Hindustan Times (Chandigarh) - Guide - - FRONT PAGE -

stands that it adds to his own good qual­i­ties.”

Mu­ralid­ha­ran says that once an em­ployee re­signs, or­gan­i­sa­tions as a rule do not ex­pect him to give 60% to 70% to the job. “A good pro­fes­sional should set an ex­am­ple within the team by giv­ing 200% to the job.”

Ex­perts are of the view that em­ploy­ees should not feel up­set or cut off from the team even if they are ex­cluded from im­por­tant de­ci­sion-mak­ing pro­cesses.

Ra­jiv Bur­man, who held se­nior po­si­tions in sev­eral com­pa­nies such as Pepsi Foods Ltd, Es­co­tel Mo­bile Ser­vices, Tata Te­le­ser­vices etc be­fore start­ing an ex­ec­u­tive search and se­lec­tion firm, Light­house Part­ners, says, “Can­di­dates do not ex­pect to be treated as they were prior to their res­ig­na­tion. De­spite that, most can­di­dates will want to leave on a good note with their rep­u­ta­tions in­tact.”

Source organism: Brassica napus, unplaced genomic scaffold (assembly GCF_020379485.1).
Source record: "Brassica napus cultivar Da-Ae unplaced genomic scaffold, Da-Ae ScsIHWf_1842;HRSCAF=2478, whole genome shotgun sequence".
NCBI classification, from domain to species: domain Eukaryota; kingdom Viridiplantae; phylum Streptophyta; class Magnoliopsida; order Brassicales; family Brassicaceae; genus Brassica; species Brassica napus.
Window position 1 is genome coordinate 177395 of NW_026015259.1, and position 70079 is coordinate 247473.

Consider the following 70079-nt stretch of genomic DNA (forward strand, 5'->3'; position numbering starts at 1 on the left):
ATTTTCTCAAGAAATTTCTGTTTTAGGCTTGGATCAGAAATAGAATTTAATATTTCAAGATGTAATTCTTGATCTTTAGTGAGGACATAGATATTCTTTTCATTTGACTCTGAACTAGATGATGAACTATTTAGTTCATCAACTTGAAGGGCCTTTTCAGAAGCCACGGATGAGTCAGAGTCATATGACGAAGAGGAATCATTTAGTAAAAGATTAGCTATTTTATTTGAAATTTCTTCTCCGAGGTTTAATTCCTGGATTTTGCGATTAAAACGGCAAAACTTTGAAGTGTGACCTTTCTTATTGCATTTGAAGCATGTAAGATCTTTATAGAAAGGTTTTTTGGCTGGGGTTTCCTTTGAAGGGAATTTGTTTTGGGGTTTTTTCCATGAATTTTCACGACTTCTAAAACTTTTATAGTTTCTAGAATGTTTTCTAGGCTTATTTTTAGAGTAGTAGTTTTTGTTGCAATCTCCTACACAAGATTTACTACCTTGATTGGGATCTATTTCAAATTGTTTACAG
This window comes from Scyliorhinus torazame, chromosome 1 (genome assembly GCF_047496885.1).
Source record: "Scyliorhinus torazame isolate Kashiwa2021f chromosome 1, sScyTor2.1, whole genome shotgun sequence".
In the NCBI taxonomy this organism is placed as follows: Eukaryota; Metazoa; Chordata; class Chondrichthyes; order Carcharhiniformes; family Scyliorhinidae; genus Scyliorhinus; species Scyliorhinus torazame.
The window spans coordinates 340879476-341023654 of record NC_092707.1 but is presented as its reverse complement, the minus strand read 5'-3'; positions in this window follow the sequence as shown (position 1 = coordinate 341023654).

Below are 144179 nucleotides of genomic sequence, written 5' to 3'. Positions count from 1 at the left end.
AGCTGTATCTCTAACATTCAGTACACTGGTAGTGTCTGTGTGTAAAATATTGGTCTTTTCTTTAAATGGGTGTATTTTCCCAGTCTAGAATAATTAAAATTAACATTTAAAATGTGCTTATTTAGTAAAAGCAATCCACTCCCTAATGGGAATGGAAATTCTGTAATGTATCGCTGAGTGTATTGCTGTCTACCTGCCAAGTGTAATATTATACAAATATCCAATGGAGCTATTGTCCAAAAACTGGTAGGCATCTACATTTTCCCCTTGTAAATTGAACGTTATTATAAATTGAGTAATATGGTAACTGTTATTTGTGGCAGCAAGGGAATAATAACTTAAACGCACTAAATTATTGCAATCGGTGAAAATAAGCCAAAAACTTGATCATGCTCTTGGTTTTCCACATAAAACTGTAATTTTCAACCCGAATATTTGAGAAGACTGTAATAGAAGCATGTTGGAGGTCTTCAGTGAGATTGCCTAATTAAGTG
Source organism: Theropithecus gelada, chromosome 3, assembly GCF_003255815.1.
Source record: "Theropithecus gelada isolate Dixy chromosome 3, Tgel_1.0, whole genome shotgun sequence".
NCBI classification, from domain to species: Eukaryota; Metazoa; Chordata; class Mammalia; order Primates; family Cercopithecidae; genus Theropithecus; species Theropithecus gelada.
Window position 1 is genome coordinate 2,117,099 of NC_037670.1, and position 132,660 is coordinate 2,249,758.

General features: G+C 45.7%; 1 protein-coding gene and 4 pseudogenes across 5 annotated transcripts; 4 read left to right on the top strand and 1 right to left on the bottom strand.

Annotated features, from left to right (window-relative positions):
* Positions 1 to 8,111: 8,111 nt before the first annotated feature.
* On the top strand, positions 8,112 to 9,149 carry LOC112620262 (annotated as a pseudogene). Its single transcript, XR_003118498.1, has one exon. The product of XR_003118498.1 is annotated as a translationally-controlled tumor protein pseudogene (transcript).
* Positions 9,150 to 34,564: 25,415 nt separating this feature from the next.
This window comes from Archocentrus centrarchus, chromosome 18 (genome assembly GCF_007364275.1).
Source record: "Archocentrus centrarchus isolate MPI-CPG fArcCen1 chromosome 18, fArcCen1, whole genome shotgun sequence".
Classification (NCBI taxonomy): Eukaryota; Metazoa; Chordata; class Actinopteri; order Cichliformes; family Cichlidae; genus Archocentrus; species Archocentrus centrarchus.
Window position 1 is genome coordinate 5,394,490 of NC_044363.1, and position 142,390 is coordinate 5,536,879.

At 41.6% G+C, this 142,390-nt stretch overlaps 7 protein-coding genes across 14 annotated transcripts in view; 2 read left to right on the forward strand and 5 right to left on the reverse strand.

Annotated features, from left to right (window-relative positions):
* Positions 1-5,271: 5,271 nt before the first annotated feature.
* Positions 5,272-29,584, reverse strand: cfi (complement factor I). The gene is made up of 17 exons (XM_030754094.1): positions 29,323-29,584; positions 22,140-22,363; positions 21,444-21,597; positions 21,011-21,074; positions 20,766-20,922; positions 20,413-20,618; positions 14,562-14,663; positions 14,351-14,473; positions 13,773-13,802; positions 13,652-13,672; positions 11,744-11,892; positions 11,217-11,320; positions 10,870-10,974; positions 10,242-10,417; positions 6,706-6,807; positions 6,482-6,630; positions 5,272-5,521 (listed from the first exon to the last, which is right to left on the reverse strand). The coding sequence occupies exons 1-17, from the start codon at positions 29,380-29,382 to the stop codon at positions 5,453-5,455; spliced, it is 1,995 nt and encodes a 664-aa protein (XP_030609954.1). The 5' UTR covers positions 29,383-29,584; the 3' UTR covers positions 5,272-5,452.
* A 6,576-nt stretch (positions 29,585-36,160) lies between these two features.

Many ex­perts de­fend the pol­icy of or­gan­i­sa­tions to ex­clude em­ploy­ees serv­ing their no­tice pe­riod from im­por­tant meet­ings as they feel it could re­sult in the in­for­ma­tion be­ing leaked.

“There have been a lot of cases of em­ploy­ees pass­ing on im­por­tant in­for­ma­tion to com­pet­i­tive com­pa­nies. In­stead of a def­i­nite re­liev­ing time pe­riod, exit should be as early as pos­si­ble,” says Udit Mit­tal, man­ag­ing di­rec­tor, Unison In­ter­na­tional, an HR con­sult­ing firm.

“Dur­ing the tran­si­tion pe­riod, an em­ployee is nei­ther a part of the com­pany nor has any in­ter­est in the long-term po­si­tion of the or­gan­i­sa­tion. Hence, in­volv­ing them in cru­cial mat­ters is fu­tile,” says Sinha.

Ac­cord­ing to Ni­lan­jana Som Bhowmick, ex­ec­u­tive di­rec­tor, Con­sus iTech­nolo­gies, em­ploy­ees dis­tance them­selves from their or­gan­i­sa­tions as they are join­ing an­other com­pany and may not have the same level of in­ter­est in the growth of the cur­rent com­pany. “So there is noth­ing wrong in keep­ing them away from mak­ing cru­cial de­ci­sions on be­half of their cur­rent com­pany as be­ing a part of the de­ci­sion-mak­ing won’t make much dif­fer­ence to them.”

The is­sue also gains im­por­tance in the case of a neg­a­tive em­ployee- em­ployer re­la­tion­ship.

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